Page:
hand holding compassOn August 13, 2020, the Office of Management and Budget (OMB) issued revisions to the Uniform Guidance in 2 CFR 200. These revisions are part of a required review of the Uniform Guidance performed every 5 years. While most of the revisions will go into effect on November 12, 2020, two sections are now applicable as of August 13, 2020. You can check out the full text of the federal register announcing this update here.

Immediate Effect

The two revisions that have now taken effect as of August 13, 2020, are in 2 CFR 200.216, Prohibition on certain telecommunication and video surveillance services or equipment, and 2 CFR 200.340, Termination. You can learn more about these provisions in the link above.

2 CFR 200.216 prohibits federal award recipients from using government funds to enter into contracts (or extend or renew contracts) with entities that use “covered telecommunications equipment or services,” even if the contract is not for the purchase of such equipment or services. Covered telecommunications equipment or services is defined as telecommunications equipment produced by Huawei Technologies Company or ZTE Corporation (or any subsidiary or affiliate of such entities). Federal awarding agencies will be required to work with OMB to assist entities that will be affected by this provision. If you are concerned that your organization may have entered into contracts that would be prohibited by this provision, be sure to reach out to your contacts at the federal awarding agency or pass-through entity for further information. It is likely that contracts in the future will need to include language addressing this prohibition as well.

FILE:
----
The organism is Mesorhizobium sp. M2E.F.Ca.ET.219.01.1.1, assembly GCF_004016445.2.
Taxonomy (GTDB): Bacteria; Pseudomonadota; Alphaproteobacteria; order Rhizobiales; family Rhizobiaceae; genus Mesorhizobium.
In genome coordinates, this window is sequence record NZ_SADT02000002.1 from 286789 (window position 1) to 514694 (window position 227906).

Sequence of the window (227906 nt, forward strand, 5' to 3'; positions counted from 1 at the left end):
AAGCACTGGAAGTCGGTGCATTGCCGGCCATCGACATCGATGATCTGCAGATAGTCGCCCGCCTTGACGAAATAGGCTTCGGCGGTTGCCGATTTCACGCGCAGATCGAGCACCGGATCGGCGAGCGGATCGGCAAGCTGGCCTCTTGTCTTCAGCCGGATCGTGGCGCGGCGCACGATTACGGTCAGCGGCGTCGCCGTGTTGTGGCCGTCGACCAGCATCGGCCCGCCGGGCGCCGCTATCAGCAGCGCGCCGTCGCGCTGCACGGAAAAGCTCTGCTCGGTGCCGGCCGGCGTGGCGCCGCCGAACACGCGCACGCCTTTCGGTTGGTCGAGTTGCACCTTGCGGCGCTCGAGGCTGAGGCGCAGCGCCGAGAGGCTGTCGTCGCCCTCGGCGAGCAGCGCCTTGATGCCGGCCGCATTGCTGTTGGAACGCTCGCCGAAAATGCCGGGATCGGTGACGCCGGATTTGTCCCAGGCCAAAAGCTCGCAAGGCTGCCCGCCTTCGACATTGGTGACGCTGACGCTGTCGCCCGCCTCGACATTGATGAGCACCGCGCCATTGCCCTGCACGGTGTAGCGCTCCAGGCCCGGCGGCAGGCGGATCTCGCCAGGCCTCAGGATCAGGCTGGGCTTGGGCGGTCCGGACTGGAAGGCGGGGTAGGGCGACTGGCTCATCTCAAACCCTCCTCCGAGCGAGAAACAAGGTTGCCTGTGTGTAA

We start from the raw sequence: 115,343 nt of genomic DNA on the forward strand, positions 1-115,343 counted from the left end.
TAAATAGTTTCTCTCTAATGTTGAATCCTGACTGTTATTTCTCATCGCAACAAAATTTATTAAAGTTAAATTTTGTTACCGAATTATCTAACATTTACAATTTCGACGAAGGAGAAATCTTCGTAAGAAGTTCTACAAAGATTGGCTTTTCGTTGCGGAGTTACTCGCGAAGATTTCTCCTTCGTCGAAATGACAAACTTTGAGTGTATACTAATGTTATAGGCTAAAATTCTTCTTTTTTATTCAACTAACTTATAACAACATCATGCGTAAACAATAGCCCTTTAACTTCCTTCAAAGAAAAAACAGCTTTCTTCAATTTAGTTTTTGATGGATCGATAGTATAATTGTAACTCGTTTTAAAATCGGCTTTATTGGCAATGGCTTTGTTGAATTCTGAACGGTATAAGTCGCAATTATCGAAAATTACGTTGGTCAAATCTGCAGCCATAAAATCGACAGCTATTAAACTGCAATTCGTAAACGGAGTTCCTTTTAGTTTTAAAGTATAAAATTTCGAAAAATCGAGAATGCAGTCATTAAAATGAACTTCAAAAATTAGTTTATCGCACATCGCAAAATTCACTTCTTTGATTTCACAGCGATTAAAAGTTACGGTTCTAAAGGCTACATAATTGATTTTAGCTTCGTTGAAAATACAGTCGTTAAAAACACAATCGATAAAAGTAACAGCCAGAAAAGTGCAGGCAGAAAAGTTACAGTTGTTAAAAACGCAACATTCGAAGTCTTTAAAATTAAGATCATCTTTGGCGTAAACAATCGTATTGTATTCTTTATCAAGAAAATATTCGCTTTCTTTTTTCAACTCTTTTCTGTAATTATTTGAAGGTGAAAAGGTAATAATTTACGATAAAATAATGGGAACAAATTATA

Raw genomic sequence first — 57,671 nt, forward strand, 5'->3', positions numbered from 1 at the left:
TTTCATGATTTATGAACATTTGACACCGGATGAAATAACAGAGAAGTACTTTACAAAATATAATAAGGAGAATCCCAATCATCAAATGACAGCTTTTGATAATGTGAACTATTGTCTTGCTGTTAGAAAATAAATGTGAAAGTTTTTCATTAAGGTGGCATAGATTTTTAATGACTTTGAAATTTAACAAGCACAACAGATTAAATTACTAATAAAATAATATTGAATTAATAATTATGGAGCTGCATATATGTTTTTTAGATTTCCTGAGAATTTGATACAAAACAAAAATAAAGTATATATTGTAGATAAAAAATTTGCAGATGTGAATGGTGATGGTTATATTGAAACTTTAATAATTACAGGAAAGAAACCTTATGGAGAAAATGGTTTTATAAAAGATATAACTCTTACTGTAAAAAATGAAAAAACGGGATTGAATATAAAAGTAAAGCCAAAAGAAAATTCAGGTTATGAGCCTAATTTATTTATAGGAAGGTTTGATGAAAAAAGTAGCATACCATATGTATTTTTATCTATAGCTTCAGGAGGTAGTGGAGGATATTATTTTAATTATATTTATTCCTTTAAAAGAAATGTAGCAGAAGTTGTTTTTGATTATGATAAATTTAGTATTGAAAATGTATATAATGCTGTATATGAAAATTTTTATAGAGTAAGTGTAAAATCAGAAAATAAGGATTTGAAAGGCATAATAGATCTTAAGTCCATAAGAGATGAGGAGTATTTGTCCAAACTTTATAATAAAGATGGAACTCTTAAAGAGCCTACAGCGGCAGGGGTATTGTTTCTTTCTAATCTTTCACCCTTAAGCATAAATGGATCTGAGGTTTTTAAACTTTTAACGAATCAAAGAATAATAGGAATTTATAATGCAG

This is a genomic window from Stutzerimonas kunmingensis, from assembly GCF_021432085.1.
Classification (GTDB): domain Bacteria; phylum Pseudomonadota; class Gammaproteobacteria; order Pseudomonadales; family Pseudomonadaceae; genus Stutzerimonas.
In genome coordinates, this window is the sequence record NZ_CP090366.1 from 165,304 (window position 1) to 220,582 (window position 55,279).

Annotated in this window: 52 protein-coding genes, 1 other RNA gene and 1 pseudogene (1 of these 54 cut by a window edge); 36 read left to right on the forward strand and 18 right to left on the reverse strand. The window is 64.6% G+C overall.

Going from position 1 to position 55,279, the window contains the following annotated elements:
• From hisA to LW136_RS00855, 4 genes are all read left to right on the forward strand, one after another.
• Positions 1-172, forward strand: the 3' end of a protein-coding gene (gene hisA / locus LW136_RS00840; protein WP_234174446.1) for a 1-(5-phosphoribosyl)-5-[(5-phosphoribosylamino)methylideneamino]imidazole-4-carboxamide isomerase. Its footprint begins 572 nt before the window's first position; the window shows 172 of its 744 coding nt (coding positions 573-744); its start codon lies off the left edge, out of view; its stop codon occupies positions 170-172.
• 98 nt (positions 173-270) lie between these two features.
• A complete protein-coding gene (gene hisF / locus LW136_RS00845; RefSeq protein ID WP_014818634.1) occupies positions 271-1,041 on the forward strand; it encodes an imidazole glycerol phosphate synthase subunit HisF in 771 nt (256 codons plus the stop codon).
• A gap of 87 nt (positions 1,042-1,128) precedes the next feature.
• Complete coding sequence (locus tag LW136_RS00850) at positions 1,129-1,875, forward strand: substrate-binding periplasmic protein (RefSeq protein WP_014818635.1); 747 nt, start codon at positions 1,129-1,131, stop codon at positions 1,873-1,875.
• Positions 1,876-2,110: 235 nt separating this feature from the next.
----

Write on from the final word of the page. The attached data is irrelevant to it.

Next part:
2 CFR 200.340 allows federal awarding agencies, pass-through entities, and non-federal entity recipients to terminate awards or parts of an award for specific reasons, including noncompliance with the terms and conditions of a federal award and instances when the federal awarding agency determines that an award no longer effectuates the program goals or agency priorities. This provision also explains the required reporting and specific actions that will need to be taken by the parties of the terminated award. As other revisions to the Uniform Guidance become applicable and are implemented by federal awarding agencies, it is likely that performance reporting will become more important to a greater variety of awards, allowing federal agencies to evaluate the effectiveness of awards.

A key takeaway from this change is that the required content and format of performance reporting is likely to change, and that reported results may be expected to have a greater effect on termination and renewal determinations going forward.

Practical Advice

The largest burden for compliance with these requirements seems to be placed on federal awarding agencies administering the award. It’s important to always be on the lookout for communications from awarding agencies and pass-through entities. If your organization serves as a pass-through entity, it’s crucial to ensure that your records include information that will help you determine whether your sub-recipients have entered into contracts for goods or services that may be subject to the requirements in 2 CFR 200.216. If your organization has entered into such contracts, you should review the contracts and have them in an easily accessible location to prepare for the potential revision of contracts. Also, be prepared for potential changes to reporting timelines and content as federal awarding agencies adjust to a higher focus on performance reporting and evaluation.

As further guidance is released, CRI will continue to evaluate the information and communicate all relevant guidance to those who are affected. Please reach out to your CRI professional with any questions.